The 100 Greatest Cardinals: 31-40
NOTE: The BND has endeavored to identify an objective list of the top 100 St. Louis Cardinals players of all time, based on statistical formulas developed through sabermetrics. We’ll count down the list daily, player by player, until April 4, the day of the Cardinals’ 2019 home opener. The running list and player bios can be found at bnd.com.
NO. 23: 1B KEITH HERNANDEZ
Baseball fans in St. Louis and Chicago have reveled for more than a century in the rivalry between their respective National League teams.
But the mostly friendly feuding never rose to the level of all-out vendetta that brewed between Cardinals and New York Mets in the 1980s.
The Mets challenged St. Louis’ hold on the National League East, pushing the Cardinals into the final week of their pennant-winning run of 1985. Then, after St. Louis was robbed of its second championship in four years by an umpire’s blown call, the Mets won the 1986 World Series on a dribbler that skipped through the wickets of Boston’s Bill Buckner.
And their players were so easy to dislike — from Gary Carter’s ego to Ron Darling’s quaffed mullet — that even the kindest of St. Louis citizens referred to them as “pond scum.” Such vitriol extended even to their first baseman, Keith Hernandez, who had been one of their favorites during his 10 seasons with the Cardinals.
The attitude toward Hernandez began to sour two years earlier, not long after after he was presented his championship ring from 1982.
When Whitey Herzog took over as both the Redbirds’ manager and general manager, his initial plan involved a lineup shuffle that would make Hernandez his left fielder. The idea was to find a better defensive catcher to replace Ted Simmons and slide Simmons’ superior bat to first base. The plot was scuttled when the popular switch-hitting backstop, who wound up being traded to Milwaukee, expressed the reasonable concern that his defense would pale in comparison to Hernandez, who won six Gold Gloves at the position.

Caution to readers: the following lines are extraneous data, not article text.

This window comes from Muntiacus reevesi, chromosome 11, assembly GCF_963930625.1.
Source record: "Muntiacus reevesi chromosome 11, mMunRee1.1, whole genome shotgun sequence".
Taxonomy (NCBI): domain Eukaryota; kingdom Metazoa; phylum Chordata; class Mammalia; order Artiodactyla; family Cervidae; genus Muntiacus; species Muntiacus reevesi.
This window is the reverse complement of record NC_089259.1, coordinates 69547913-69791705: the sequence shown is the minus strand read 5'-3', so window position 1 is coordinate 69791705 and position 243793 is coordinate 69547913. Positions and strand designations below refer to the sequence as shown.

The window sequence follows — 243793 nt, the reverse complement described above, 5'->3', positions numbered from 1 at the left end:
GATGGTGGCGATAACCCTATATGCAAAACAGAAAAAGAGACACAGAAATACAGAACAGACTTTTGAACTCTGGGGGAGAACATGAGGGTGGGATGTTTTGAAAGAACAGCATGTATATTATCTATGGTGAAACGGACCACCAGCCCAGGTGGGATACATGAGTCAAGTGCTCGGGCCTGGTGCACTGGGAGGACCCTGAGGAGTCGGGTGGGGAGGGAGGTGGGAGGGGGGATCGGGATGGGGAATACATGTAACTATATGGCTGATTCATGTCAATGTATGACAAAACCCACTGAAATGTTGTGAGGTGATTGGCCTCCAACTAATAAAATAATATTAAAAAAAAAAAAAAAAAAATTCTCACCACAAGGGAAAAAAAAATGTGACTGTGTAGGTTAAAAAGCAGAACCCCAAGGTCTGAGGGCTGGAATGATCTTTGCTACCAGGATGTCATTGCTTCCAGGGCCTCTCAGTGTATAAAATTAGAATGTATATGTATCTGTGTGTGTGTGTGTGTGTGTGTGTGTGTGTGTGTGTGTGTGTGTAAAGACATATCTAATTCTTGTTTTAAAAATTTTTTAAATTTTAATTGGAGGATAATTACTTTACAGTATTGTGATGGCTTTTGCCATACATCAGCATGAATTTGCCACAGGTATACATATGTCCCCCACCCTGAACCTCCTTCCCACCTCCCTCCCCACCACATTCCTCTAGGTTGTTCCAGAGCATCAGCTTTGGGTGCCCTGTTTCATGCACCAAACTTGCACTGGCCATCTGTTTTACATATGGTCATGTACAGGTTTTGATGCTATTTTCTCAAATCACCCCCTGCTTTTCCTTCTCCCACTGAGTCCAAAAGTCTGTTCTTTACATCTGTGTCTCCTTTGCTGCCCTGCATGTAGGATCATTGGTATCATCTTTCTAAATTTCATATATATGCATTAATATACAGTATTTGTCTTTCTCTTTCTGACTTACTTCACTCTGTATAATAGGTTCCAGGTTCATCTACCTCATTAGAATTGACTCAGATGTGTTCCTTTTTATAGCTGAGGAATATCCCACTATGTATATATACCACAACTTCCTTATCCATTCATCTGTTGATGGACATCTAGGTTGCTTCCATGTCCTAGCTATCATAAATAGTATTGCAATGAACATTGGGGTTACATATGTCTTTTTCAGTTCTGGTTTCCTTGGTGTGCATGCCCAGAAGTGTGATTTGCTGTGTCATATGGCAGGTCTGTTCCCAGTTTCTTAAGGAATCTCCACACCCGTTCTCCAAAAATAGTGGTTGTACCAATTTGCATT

Herzog soon after began noticing a pattern of lazy habits in Hernandez, like not running out ground balls or taking the extra base, walking on and off the field, and disappearing into the clubhouse to smoke and do crossword puzzles. It all became public in June of 1983 when the defending champions dispatched the 29-year-old former National League MVP to the Mets for relief pitchers Neil Allen and Rick Ownbey. Hernandez — who Herzog called a clubhouse cancer — was devastated by the trade and contacted his agent for advice on either blocking it or possibly even retiring.
Then in 1985, right in the middle of that heated divisional race between the Cardinals and Mets, it came to light through his own testimony at the Pittsburgh drug trials, that Hernandez had been using “massive amounts” of cocaine with an “insatiable desire for more.” He also testified that “40 percent” of MLB players were using the drug, but that being traded by the Cardinals became an impetus for his sobriety.
The revelations about his drug use have since overshadowed a decade’s worth of success he had wearing the Birds on the Bat.